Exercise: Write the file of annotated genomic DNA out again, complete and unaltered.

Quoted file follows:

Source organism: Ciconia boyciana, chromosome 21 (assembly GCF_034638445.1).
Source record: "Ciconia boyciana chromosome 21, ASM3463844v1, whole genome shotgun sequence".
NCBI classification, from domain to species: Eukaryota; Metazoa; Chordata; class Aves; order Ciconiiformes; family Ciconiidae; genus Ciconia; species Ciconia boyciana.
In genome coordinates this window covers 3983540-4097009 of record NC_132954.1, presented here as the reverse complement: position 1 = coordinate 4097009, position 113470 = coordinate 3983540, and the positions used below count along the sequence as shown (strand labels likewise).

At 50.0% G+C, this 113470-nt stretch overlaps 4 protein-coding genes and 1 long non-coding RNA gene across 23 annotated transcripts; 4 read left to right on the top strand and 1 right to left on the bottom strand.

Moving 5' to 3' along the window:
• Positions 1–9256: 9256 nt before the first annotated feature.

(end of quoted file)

Source organism: Ciconia boyciana, chromosome 21 (assembly GCF_034638445.1).
Source record: "Ciconia boyciana chromosome 21, ASM3463844v1, whole genome shotgun sequence".
NCBI classification, from domain to species: Eukaryota; Metazoa; Chordata; class Aves; order Ciconiiformes; family Ciconiidae; genus Ciconia; species Ciconia boyciana.
In genome coordinates this window covers 3983540-4097009 of record NC_132954.1, presented here as the reverse complement: position 1 = coordinate 4097009, position 113470 = coordinate 3983540, and the positions used below count along the sequence as shown (strand labels likewise).

At 50.0% G+C, this 113470-nt stretch overlaps 4 protein-coding genes and 1 long non-coding RNA gene across 23 annotated transcripts; 4 read left to right on the top strand and 1 right to left on the bottom strand.

Moving 5' to 3' along the window:
• Positions 1–9256: 9256 nt before the first annotated feature.